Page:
Thesis Capstone Experience and Timeline
The Department of Communication offers a thesis option and a non-thesis option for students who complete the Masters degree. The completed thesis can carries six hours of credit; non-thesis students will take an equal number of hours in regular classroom courses. We recommend that early in the Masters program all students begin to consider the possibility of developing a thesis direction.
The Masters thesis offers a student the opportunity to develop an individual research project which focuses on answering a specialized question(s) in communication research. Typically, this question is unique in that the answer does not currently exist in the literature. Students may begin to identify areas of interest early in their coursework and then describe the specific question after searching to find whether or not another researcher has already provided the answer. Some students choose to replicate existing research in an effort to determine the validity of an earlier researcher’s work.
The Department of Communication provides standardized timelines for developing a thesis. However, in order to begin the process of considering the thesis-option, students should follow these steps.
- Talk with your advisor early in the graduate program about how one chooses a research question and what the thesis process involves as to time required and the nature of the work.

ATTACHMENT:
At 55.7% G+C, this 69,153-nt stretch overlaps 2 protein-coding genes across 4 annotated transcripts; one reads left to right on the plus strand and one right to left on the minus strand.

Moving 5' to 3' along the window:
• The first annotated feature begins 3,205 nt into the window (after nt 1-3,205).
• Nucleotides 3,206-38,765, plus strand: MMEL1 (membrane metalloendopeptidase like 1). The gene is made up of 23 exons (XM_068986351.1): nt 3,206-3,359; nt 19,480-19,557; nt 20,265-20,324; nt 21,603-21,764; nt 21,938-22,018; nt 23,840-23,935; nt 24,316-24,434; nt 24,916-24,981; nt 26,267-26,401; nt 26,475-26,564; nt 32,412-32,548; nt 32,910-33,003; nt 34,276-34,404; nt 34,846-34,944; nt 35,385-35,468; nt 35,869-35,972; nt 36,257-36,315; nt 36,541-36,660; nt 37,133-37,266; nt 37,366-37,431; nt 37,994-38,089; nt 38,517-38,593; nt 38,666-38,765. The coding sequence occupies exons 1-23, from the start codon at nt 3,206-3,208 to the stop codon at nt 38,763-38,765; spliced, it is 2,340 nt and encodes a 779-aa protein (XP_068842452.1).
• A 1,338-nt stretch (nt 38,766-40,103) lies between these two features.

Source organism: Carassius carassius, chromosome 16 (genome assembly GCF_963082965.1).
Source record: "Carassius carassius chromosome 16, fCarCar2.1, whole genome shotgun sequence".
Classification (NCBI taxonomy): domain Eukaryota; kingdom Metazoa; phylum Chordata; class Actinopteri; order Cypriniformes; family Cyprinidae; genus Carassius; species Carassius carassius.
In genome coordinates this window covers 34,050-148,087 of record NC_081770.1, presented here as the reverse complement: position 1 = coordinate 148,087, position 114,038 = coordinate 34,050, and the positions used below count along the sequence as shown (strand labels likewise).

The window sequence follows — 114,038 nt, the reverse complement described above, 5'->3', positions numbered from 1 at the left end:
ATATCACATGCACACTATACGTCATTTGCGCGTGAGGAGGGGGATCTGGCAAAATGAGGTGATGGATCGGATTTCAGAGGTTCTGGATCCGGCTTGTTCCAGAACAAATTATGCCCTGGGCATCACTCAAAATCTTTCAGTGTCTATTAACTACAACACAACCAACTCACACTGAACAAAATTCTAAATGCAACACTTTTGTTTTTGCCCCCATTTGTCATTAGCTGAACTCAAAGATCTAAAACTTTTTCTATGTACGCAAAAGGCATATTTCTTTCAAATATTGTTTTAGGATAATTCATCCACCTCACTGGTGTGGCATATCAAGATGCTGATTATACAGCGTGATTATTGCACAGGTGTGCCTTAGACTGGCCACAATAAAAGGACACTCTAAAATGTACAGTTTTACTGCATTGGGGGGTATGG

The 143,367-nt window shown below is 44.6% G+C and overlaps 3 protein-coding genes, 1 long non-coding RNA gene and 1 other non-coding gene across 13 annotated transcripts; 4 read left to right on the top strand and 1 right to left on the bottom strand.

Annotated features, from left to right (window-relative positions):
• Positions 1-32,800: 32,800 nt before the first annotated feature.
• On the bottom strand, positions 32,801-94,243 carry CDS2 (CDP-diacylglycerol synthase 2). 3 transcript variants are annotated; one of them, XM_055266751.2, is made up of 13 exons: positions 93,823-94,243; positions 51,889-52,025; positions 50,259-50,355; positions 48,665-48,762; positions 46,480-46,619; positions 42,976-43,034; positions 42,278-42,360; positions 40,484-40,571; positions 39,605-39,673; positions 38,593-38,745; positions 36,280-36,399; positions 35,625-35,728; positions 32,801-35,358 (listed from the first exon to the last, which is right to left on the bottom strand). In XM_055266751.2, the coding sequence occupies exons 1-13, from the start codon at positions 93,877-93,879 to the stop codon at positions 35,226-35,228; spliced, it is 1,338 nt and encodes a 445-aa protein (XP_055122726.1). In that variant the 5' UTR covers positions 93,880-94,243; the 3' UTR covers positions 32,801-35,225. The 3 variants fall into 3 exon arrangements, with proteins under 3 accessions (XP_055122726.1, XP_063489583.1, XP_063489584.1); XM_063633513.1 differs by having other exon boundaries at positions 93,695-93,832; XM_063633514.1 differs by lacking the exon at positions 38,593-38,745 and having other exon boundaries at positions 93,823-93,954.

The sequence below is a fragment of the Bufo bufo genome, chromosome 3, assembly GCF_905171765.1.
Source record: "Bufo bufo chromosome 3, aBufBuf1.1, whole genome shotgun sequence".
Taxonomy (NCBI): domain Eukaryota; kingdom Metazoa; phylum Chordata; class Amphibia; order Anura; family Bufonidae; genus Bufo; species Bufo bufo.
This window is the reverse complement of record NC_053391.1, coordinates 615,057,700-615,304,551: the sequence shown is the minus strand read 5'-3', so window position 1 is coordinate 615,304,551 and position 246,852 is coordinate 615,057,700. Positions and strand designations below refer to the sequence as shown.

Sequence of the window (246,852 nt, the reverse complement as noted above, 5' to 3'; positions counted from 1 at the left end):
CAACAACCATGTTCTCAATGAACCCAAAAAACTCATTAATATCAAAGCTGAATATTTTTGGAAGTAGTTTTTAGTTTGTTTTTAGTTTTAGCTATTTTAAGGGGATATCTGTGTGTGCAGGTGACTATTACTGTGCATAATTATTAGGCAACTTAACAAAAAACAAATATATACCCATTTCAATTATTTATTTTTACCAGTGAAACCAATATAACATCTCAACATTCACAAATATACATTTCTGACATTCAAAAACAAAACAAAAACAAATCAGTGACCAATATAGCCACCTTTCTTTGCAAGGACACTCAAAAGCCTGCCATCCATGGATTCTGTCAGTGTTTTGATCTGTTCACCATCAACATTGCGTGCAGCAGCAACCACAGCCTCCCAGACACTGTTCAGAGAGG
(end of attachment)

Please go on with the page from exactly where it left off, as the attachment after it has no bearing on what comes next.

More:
- When you decide on a general topic, you should talk with the Graduate Director or Advisor and complete a form that indicates the thesis topic, the full-time faculty member who will direct the thesis, other committee members, and the anticipated date of completion.
- The Graduate Director will contact the faculty members named on the Form and ask them to verify that they have agreed to serve in those capacities. The Form becomes a document that provides validation to you and to the faculty that the process is underway. Once you have the form complete, the Graduate Director will enter an override in TopNet allowing you to register from COMM 599: Thesis and Research Writing.
- Completion of the Thesis Declaration Form does not obligate you to complete the thesis, but it provides the Department with information about your intentions.
- If you change your plan and decide to complete six class hours instead of doing the thesis, you should inform the Graduate Director or your Advisor of your decision. The Graduate Director will notify the faculty members listed as the Thesis Committee.
THESIS PROCESS TIMELINE
Last Step: Does is seem strange to start with the last step? Read on…
- The Graduate Studies rule that matters most here is the one that requires the completed and committee-approved thesis to be turned in to the College Reader three weeks prior to the end of the semester you intend to graduate (see the Graduate Studies website for specific dates).
- That means your planning must begin with that deadline in mind.
- Be sure to get a copy of Graduate Studies thesis guidelines.
First Step: Now we can begin at the beginning. Why do you want to write a thesis? (Occurs during your first 12-15 hours)
- You have a “burning” question that you wish to answer.